If you are honest with your customers, nothing out of the box, with all the flaws, security holes, development bloat, lack of proper HTML structure, lack of proper CSS utilization and the inadequacies of the SEO will ever meet a commercial customers requirements.

So yes PenquinManiac, if you want to be a good web developer you will need to learn database management and database design. With one of the more popular database languages. MySQL is probably one of the easiest to learn and once you learn the fundamentals of database design it can be carried over to most all the other database structures.

Now on the other hand if you don't want to be a leader in your field, that is even better for me. I get to go in and fix many of the developments that other people have botched up ... and believe me it cost a customer much more to fix an existing platform, than to design a new one......

Just food for thought.....
I can only imagine how tedious fixing up a structure created by someone else must be, especially without proper commenting and standard procedures. It's only happened to me a few times with really simple HTML/CSS structure, that must be hellish with MySQL.
So, is the final objective of learning MySQL to create custom CMSs? Would there be any other occurrence in which you could make use of MySQL knowledge on its own?
Being able to create a custom CMS sounds like an invaluable resource, but, to my understanding, that requires a deep knowledge of both database design and other languages that will actually manage the data there, like PHP, in most cases. As I currently have no knowledge of either, the prospect of having to learn both is kind of scary. I'm currently not interested in pursuing web development as a career, but I'm considering of turning it from a hobby into a plan B, which is why I'm trying to get more serious about it. Is building a custom CMS really as hard as it sounds? Given how huge WordPress is, my mind first wanders towards it when I think of it.

Thanks a lot for the answer!
 

Mike001

New member
Joined
Apr 27, 2016
Messages
578
Points
0
It can be tedious. But it is fun. I comment, and I teach my students to comment everything they do. Even when writing your own code, when you come back to it in a few months or a year, a good comment can remind you why you wrote the code the way you did. Because there are many ways to accomplish the same thing when coding.

Once you learn the MySQL structure of querying a database, the structure is very similar in many other database languages and is used in a large variety of areas other than Blogging in web development. The website I use for training is completely data driven. It is nothing like a Blog. Facebook, YouTube, Amazon, eBay, all data drive and all written with MySQL. Although Amazon is in the process of moving to visual data system.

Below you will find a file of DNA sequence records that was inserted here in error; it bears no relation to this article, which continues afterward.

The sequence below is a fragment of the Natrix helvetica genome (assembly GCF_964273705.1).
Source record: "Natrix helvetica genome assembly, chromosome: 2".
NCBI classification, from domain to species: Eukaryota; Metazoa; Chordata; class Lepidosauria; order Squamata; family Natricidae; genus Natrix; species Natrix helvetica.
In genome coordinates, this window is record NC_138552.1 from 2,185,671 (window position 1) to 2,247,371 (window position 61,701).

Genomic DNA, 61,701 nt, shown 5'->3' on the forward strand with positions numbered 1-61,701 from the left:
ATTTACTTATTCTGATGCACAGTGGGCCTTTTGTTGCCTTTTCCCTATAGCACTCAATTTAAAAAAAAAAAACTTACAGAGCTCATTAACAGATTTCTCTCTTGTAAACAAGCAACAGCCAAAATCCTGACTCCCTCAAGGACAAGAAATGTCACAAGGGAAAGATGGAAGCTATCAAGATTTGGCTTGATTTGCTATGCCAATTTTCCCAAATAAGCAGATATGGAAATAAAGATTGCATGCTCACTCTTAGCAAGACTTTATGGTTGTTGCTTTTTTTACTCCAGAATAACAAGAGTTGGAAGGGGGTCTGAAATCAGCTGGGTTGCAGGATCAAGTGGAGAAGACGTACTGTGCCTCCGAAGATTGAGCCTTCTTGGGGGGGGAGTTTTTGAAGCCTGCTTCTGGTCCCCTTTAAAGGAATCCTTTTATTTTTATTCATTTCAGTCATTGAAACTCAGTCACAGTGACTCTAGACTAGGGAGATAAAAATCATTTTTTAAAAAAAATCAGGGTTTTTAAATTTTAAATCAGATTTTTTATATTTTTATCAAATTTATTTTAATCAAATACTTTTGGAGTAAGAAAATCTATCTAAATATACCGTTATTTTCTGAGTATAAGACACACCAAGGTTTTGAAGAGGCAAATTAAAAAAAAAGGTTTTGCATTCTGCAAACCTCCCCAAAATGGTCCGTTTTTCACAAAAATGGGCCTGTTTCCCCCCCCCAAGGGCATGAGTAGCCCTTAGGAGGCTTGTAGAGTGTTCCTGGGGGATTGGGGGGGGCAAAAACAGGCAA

Creating a custom CMS or Blog system as many people refer to them, is not near as difficult as most people think. If you have ever visited my training site you will see I have a full blown course on just that topic. It is 17 hours of HQ 1280 x 720 videos on creating a Custom Blog System. Takes you step by step through the entire process. From 0 to hero. LOL. When I put together the video series I based the course on the exact same course I teach at the University. Enough of self promotion.

There are many technologies for web development. Probably hundreds of them if you really dive deep into the systems. But a good web developer can get by with just a few of those. HTML, CSS, PHP, JavaScript, jQuery (which is really a subset of JavaScript) and MySQL. I have developed 100's of commercial sites, over 99% of those are written in those technologies.

I hope that helps.
 

HostLittle

Member
Joined
Oct 18, 2016
Messages
66
Points
8
As I understand, the only way to manage databases efficiently is by using MySQL and akin languages (although I admittedly don't recall any right now). Databases are also used by CMSs like WordPress, so it's the kind of knowledge that would come handy to have to deal with some problems arising from its usage... would it?

Is it necessary to learn MySQL if you're just planning to work on standard websites? (e.g. business websites, personal websites, etc.)
I rarely use SQL when managing / working on websites. You will need to know SQL if you ever plan on building any type of completely custom website.

I also use SQL a lot at my job, SQL is very valuable to employers!
 

Mike001

New member
Joined
Apr 27, 2016
Messages
578
Points
0
You must not work on very many websites. Data languages are used in almost all commercial sites, custom or otherwise. I have been trying to think of any commercial sites I have maintained over the last 10 years that were not data driven and I cannot come up with one.

Even things as simple as inventory control, payroll, time management, scheduling, marketing, and the list goes on and on are all related to data structures.

Having the ability to have your staff enter site information, without any knowledge of HTML or CSS is a huge selling point of dynamic web design. I have sold more dynamic sites to customers after they understood that once the site was created they could modify there content without any technical help from my staff or I sold the site all on its own. They love the ability to use an administrative back end to add, remove, update their content.
 
Older threads
Replies
5
Views
5,085
Replies
3
Views
1,408
Replies
3
Views
1,527
Newer threads
Replies
7
Views
2,781
Replies
8
Views
5,138
Replies
3
Views
1,552
Replies
71
Views
28,116
Latest threads
Hi
Replies
1
Views
72
Replies
1
Views
71
Replies
1
Views
63
Recommended threads
Replies
0
Views
2,921
Replies
18
Views
7,851
Replies
0
Views
3,591

Referral contests

Referral link for :

Sponsors

Popular tags

You are using an out of date browser. It may not display this or other websites correctly.
You should upgrade or use an alternative browser.

Top